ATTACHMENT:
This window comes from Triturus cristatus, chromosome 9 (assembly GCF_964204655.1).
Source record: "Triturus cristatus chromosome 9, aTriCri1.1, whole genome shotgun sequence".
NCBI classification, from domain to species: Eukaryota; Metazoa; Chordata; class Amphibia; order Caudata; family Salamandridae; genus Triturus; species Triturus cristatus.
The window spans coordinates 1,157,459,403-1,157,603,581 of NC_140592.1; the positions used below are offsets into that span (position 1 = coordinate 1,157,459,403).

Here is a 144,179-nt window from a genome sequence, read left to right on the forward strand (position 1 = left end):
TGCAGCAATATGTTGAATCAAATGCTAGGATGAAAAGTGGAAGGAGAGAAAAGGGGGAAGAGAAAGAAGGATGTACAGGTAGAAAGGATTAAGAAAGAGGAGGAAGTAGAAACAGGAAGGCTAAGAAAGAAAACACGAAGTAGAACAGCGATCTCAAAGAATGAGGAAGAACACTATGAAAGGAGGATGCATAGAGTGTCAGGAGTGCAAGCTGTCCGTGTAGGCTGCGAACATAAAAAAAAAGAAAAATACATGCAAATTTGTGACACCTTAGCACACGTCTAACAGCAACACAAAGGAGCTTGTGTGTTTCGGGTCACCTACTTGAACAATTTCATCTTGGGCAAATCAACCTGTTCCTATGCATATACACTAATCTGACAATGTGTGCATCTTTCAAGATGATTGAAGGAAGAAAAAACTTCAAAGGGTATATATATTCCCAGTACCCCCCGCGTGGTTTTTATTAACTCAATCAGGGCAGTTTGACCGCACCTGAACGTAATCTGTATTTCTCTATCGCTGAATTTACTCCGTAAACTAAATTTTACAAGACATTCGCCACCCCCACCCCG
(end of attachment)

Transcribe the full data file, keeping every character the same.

This window comes from Triturus cristatus, chromosome 9 (assembly GCF_964204655.1).
Source record: "Triturus cristatus chromosome 9, aTriCri1.1, whole genome shotgun sequence".
NCBI classification, from domain to species: Eukaryota; Metazoa; Chordata; class Amphibia; order Caudata; family Salamandridae; genus Triturus; species Triturus cristatus.
The window spans coordinates 1,157,459,403-1,157,603,581 of NC_140592.1; the positions used below are offsets into that span (position 1 = coordinate 1,157,459,403).

Here is a 144,179-nt window from a genome sequence, read left to right on the forward strand (position 1 = left end):
TGCAGCAATATGTTGAATCAAATGCTAGGATGAAAAGTGGAAGGAGAGAAAAGGGGGAAGAGAAAGAAGGATGTACAGGTAGAAAGGATTAAGAAAGAGGAGGAAGTAGAAACAGGAAGGCTAAGAAAGAAAACACGAAGTAGAACAGCGATCTCAAAGAATGAGGAAGAACACTATGAAAGGAGGATGCATAGAGTGTCAGGAGTGCAAGCTGTCCGTGTAGGCTGCGAACATAAAAAAAAAGAAAAATACATGCAAATTTGTGACACCTTAGCACACGTCTAACAGCAACACAAAGGAGCTTGTGTGTTTCGGGTCACCTACTTGAACAATTTCATCTTGGGCAAATCAACCTGTTCCTATGCATATACACTAATCTGACAATGTGTGCATCTTTCAAGATGATTGAAGGAAGAAAAAACTTCAAAGGGTATATATATTCCCAGTACCCCCCGCGTGGTTTTTATTAACTCAATCAGGGCAGTTTGACCGCACCTGAACGTAATCTGTATTTCTCTATCGCTGAATTTACTCCGTAAACTAAATTTTACAAGACATTCGCCACCCCCACCCCG